Florida students continue to struggle on tests that many consider to be key predictors of success in college.
Results released Tuesday showed a mixed bag for Florida students on the SAT, with scores that continue to fall below the national average. Meanwhile, the latest ACT results also show scores below the national average — and falling for at least the fourth straight year.
"These scores are a barometer of what's happening overall with our education system," said state Rep. Bill Heller, D-St. Petersburg, a member of the House Schools and Learning Council. "Our goal ought to be close to the average or above it."
"I don't see any cause for concern," countered T. Willard Fair, chairman of the state Board of Education, pointing to Florida's progress on other standardized tests.
"If we keep working at it and working at it and working at it, we'll get it right."
More and more colleges are making the SAT and ACT optional for admissions. But in Florida, those tests matter more than ever.
Beginning in the 2009-2010 school year, they'll be rolled into the state's formula for grading high schools, which is now based solely on the Florida Comprehensive Assessment Test.
FCAT critics cheered when the Legislature mandated that other academic indicators be included in the grading system. But the latest scores suggest the majority of high schools — which continue to post subpar scores on the FCAT — will have their hands even more full.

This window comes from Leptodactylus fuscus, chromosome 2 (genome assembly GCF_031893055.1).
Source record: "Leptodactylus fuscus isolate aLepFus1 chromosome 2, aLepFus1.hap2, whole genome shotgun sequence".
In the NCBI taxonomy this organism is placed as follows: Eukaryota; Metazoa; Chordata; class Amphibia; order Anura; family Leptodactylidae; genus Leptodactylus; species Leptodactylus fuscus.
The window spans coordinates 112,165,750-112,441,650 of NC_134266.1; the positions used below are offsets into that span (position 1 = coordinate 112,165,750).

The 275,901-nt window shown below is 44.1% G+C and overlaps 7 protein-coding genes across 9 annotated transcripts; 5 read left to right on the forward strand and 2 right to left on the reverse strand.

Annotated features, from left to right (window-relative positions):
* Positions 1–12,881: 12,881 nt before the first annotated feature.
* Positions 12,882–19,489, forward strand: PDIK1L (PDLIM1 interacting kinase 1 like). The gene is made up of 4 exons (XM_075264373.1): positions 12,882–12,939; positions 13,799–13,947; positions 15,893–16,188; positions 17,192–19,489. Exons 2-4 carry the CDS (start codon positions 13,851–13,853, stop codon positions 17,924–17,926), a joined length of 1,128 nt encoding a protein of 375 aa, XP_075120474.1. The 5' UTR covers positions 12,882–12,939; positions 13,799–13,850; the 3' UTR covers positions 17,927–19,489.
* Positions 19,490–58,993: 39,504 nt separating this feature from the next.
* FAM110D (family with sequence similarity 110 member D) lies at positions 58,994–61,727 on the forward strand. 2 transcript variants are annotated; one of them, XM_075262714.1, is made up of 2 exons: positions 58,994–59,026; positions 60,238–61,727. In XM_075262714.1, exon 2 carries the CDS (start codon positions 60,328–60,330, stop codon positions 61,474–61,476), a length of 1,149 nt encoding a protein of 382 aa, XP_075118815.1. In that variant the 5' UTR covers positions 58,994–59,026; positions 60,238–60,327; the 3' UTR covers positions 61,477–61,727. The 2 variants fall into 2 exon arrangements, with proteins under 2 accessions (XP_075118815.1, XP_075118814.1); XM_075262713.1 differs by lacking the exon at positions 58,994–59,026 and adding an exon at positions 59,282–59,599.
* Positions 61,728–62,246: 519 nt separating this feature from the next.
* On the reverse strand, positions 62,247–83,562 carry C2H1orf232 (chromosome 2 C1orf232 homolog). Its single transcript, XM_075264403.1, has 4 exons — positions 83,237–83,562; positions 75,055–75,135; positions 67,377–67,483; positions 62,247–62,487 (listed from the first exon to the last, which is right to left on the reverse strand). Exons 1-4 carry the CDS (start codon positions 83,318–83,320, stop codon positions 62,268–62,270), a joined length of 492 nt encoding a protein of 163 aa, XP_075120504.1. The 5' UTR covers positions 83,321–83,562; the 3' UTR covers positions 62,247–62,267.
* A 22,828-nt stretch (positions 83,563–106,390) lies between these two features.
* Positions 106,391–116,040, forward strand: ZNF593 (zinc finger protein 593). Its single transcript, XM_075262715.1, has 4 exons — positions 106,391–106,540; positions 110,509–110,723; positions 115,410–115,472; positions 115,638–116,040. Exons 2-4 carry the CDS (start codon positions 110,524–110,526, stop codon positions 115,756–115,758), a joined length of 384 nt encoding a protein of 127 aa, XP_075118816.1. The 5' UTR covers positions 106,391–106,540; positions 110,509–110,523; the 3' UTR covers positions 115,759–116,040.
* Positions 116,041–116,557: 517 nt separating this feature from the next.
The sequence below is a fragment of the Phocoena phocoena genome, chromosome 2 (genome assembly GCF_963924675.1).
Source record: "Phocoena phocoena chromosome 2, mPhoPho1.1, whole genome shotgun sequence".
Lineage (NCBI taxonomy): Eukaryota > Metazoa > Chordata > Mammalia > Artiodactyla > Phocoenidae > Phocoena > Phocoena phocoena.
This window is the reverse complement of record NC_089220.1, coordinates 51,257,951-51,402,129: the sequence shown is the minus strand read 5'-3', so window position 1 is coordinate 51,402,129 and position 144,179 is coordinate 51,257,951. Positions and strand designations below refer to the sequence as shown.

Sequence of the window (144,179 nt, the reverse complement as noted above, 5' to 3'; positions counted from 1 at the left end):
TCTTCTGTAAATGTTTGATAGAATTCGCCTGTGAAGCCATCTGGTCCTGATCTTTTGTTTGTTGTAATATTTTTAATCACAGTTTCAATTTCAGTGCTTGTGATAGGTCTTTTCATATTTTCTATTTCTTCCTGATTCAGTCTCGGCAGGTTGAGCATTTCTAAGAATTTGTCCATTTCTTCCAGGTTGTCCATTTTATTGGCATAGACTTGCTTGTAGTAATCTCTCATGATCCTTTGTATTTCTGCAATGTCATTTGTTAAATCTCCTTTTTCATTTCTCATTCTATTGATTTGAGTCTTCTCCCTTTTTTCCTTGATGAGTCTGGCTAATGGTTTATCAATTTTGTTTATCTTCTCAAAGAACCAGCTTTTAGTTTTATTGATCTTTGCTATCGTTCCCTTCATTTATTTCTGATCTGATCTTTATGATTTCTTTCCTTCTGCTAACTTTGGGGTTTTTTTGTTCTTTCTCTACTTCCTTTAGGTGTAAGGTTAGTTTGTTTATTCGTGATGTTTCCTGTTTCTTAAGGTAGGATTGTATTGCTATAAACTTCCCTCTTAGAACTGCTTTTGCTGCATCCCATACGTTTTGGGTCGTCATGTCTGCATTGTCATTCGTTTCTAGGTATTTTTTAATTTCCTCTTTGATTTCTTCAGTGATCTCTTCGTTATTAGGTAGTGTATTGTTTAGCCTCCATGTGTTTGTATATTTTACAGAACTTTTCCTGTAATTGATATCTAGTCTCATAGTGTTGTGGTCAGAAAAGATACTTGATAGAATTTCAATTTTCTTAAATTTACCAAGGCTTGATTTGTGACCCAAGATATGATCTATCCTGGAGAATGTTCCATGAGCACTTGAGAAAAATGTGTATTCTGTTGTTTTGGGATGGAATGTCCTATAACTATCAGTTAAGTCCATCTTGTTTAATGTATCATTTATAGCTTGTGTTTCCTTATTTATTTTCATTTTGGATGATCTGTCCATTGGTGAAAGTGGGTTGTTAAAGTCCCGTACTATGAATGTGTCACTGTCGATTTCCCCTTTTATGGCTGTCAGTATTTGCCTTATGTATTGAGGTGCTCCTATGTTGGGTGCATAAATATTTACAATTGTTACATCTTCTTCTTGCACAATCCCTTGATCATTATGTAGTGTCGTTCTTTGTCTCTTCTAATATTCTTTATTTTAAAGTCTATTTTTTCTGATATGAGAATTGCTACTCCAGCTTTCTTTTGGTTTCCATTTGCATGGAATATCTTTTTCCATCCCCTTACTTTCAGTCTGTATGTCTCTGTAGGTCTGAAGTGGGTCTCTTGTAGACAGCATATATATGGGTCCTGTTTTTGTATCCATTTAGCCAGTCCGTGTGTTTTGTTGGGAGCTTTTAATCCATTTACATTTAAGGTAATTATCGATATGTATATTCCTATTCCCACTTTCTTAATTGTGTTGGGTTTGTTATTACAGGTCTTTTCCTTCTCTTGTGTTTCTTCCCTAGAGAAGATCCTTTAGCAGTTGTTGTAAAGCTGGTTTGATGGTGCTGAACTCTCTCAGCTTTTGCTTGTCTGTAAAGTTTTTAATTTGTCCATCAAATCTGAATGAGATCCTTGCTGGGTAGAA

"That probably will give them some heartburn," Heller said.
On this year's SAT, average Florida scores dipped one point in reading, ticked up one in math and crept up two in writing. But Florida students continue to score well below their peers nationwide.
Average national scores remained steady at 502 in reading, 515 in math and 494 in writing. Florida scores came in at 496, 497 and 481, respectively.
The College Board, which administers the SAT, does not offer state-by-state comparisons.
But on the ACT, Florida ranks 48th in average composite scores, according to results released two weeks ago.
State education officials say middling scores on both tests are tempered by an increase in the number of students taking the test. A total of 98,578 students took the SAT last year, up 1.2 percent from last year, while 93,884 took the ACT, up about 15 percent.
State officials hope that push for higher expectations will eventually translate into higher scores.
Education Commissioner Eric J. Smith also noted Tuesday that black and Hispanic students in Florida scored higher than their national counterparts.
"While I am highly encouraged by this trend," he said in a written statement, "we must continue to emphasize the need for increased access to rigorous course work to ensure that our students are prepared for the challenges ahead."
Ron Matus can be reached at firstname.lastname@example.org or (727) 893-8873.